Monitoring and Forecasting Floods over North Africa based on Satellite data: Uncertainties and Challenges

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Monday, 3 February 2014: 4:30 PM
Room C209 (The Georgia World Congress Center )
Kunhikrishnan Thengumthara, SSAI/NASA/GSFC, Greenbelt, MD; and F. S. Policelli, S. Habib, J. L. David, K. A. Melocik, G. J. Huffman, M. C. Anderson, A. B. H. Ali, S. Bacha, and E. R. Ahmed

Handout (5.7 MB)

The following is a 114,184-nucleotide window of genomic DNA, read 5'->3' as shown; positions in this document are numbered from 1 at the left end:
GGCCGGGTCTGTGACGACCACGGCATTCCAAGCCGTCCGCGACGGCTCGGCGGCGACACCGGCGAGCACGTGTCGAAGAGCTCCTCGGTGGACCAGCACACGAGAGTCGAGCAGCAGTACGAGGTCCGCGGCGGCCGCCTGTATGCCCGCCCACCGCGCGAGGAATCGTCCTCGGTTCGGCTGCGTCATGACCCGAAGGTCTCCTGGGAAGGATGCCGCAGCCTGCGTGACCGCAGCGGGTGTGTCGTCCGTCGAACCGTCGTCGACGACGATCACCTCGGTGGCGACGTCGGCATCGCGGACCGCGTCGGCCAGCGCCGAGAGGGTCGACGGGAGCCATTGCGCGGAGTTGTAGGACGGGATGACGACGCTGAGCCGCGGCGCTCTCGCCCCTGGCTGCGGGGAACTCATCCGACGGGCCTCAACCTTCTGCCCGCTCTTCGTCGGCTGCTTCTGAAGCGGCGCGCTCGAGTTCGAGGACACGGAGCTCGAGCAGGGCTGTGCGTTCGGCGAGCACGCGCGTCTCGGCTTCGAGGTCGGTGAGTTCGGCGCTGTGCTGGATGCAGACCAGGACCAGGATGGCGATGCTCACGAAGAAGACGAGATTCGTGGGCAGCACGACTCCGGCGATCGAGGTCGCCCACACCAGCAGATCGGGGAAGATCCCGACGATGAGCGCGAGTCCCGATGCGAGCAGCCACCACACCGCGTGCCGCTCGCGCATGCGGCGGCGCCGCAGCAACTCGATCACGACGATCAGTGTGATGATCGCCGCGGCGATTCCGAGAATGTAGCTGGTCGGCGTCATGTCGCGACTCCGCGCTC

North African hydrological processes undergo very high spatial and temporal variability due to tropical-subtropical interaction, land-sea contrast, complex orographic features, and gradients in soil moisture and temperature. The hydrological regimes of the region include major water basins in Tunisia and Morocco, which are generally characterized by low daily (discharge) flows that are disrupted by flash floods, so monitoring and predicting these events are complex unless we get reliable observations of rainfall, evapotranspiration and elevation. Multi-sensor satellite remote sensing along with rainfall-runoff routing models offer great potential to better understand the hydrological processes over North Africa. The overall objective of this presentation is to demonstrate how satellite data can be utilized to monitor and predict flood events over North Africa. As a first step, we have analyzed the major forcing hydrological data including ground measurements, satellite precipitation products (TMPA-RT, CMORPH and PERSIANN), and evapotranspiration data (USDA-ALEXI and MODIS). The uncertainties in the hydrological model estimates and their sensitivity to model inputs will be explained by selecting episodic floods over North Africa. This study also explores the multi-sensor data to better understand floods and flood frequency for different temporal aggregations by using the first principles of rainfall-runoff relationship (runoff fraction, lag time) and residual estimates of hydrological components based on water balance for the region. The research and techniques discussed here have application to many basins in arid regions, and can be particularly useful for transboundary basins where in-situ measurements are limited. Finally, we explain briefly the plausible dynamics involved in the occurrences of floods and the complexity in estimating the hydrological parameters from satellite data and models for North Africa.